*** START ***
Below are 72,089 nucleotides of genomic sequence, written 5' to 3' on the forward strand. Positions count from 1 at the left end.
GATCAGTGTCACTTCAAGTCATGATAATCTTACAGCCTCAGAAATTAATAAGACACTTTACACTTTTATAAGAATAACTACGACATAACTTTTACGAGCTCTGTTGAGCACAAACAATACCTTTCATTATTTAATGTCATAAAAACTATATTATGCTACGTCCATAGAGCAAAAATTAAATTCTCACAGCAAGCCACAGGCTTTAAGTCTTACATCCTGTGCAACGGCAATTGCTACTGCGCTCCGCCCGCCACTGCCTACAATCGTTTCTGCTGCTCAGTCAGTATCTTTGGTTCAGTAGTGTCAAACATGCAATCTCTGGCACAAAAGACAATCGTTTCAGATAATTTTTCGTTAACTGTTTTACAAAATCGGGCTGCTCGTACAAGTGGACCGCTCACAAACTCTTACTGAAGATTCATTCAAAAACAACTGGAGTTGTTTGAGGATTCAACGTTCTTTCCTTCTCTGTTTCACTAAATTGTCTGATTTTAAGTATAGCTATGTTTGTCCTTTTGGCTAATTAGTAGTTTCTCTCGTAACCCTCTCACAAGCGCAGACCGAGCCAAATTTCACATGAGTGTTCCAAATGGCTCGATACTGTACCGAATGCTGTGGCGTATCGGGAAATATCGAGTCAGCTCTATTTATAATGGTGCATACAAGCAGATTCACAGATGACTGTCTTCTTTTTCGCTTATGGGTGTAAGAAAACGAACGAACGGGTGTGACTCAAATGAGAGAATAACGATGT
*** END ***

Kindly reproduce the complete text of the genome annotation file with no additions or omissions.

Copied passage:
Below are 72,089 nucleotides of genomic sequence, written 5' to 3' on the forward strand. Positions count from 1 at the left end.
GATCAGTGTCACTTCAAGTCATGATAATCTTACAGCCTCAGAAATTAATAAGACACTTTACACTTTTATAAGAATAACTACGACATAACTTTTACGAGCTCTGTTGAGCACAAACAATACCTTTCATTATTTAATGTCATAAAAACTATATTATGCTACGTCCATAGAGCAAAAATTAAATTCTCACAGCAAGCCACAGGCTTTAAGTCTTACATCCTGTGCAACGGCAATTGCTACTGCGCTCCGCCCGCCACTGCCTACAATCGTTTCTGCTGCTCAGTCAGTATCTTTGGTTCAGTAGTGTCAAACATGCAATCTCTGGCACAAAAGACAATCGTTTCAGATAATTTTTCGTTAACTGTTTTACAAAATCGGGCTGCTCGTACAAGTGGACCGCTCACAAACTCTTACTGAAGATTCATTCAAAAACAACTGGAGTTGTTTGAGGATTCAACGTTCTTTCCTTCTCTGTTTCACTAAATTGTCTGATTTTAAGTATAGCTATGTTTGTCCTTTTGGCTAATTAGTAGTTTCTCTCGTAACCCTCTCACAAGCGCAGACCGAGCCAAATTTCACATGAGTGTTCCAAATGGCTCGATACTGTACCGAATGCTGTGGCGTATCGGGAAATATCGAGTCAGCTCTATTTATAATGGTGCATACAAGCAGATTCACAGATGACTGTCTTCTTTTTCGCTTATGGGTGTAAGAAAACGAACGAACGGGTGTGACTCAAATGAGAGAATAACGATGT